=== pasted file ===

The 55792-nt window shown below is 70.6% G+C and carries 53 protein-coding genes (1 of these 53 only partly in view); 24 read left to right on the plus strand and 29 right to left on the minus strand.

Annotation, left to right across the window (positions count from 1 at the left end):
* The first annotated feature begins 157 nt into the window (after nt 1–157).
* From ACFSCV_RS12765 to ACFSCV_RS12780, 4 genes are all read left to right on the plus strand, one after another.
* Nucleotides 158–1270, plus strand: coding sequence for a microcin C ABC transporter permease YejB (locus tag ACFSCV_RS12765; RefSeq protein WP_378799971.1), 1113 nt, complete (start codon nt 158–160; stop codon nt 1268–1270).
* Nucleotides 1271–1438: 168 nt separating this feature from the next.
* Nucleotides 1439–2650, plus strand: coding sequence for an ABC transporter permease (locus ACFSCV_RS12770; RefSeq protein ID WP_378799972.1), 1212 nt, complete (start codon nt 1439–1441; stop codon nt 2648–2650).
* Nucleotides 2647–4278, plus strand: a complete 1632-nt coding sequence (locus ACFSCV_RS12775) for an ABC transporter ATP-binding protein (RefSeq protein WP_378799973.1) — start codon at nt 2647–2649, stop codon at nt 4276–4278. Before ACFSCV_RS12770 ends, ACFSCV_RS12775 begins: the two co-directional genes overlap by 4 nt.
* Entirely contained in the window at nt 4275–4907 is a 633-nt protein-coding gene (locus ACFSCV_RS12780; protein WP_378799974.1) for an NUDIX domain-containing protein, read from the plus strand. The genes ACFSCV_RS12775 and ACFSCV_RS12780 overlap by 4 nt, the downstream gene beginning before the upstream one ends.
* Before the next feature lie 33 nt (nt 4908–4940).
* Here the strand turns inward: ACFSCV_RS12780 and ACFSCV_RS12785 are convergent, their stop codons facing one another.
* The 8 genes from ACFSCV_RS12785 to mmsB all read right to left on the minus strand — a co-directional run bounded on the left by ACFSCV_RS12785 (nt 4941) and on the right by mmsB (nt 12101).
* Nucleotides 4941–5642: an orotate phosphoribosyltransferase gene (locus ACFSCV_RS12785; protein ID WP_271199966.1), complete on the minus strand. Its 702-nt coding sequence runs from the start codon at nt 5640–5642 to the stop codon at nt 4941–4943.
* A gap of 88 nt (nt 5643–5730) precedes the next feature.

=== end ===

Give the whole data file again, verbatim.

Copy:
The 55792-nt window shown below is 70.6% G+C and carries 53 protein-coding genes (1 of these 53 only partly in view); 24 read left to right on the plus strand and 29 right to left on the minus strand.

Annotation, left to right across the window (positions count from 1 at the left end):
* The first annotated feature begins 157 nt into the window (after nt 1–157).
* From ACFSCV_RS12765 to ACFSCV_RS12780, 4 genes are all read left to right on the plus strand, one after another.
* Nucleotides 158–1270, plus strand: coding sequence for a microcin C ABC transporter permease YejB (locus tag ACFSCV_RS12765; RefSeq protein WP_378799971.1), 1113 nt, complete (start codon nt 158–160; stop codon nt 1268–1270).
* Nucleotides 1271–1438: 168 nt separating this feature from the next.
* Nucleotides 1439–2650, plus strand: coding sequence for an ABC transporter permease (locus ACFSCV_RS12770; RefSeq protein ID WP_378799972.1), 1212 nt, complete (start codon nt 1439–1441; stop codon nt 2648–2650).
* Nucleotides 2647–4278, plus strand: a complete 1632-nt coding sequence (locus ACFSCV_RS12775) for an ABC transporter ATP-binding protein (RefSeq protein WP_378799973.1) — start codon at nt 2647–2649, stop codon at nt 4276–4278. Before ACFSCV_RS12770 ends, ACFSCV_RS12775 begins: the two co-directional genes overlap by 4 nt.
* Entirely contained in the window at nt 4275–4907 is a 633-nt protein-coding gene (locus ACFSCV_RS12780; protein WP_378799974.1) for an NUDIX domain-containing protein, read from the plus strand. The genes ACFSCV_RS12775 and ACFSCV_RS12780 overlap by 4 nt, the downstream gene beginning before the upstream one ends.
* Before the next feature lie 33 nt (nt 4908–4940).
* Here the strand turns inward: ACFSCV_RS12780 and ACFSCV_RS12785 are convergent, their stop codons facing one another.
* The 8 genes from ACFSCV_RS12785 to mmsB all read right to left on the minus strand — a co-directional run bounded on the left by ACFSCV_RS12785 (nt 4941) and on the right by mmsB (nt 12101).
* Nucleotides 4941–5642: an orotate phosphoribosyltransferase gene (locus ACFSCV_RS12785; protein ID WP_271199966.1), complete on the minus strand. Its 702-nt coding sequence runs from the start codon at nt 5640–5642 to the stop codon at nt 4941–4943.
* A gap of 88 nt (nt 5643–5730) precedes the next feature.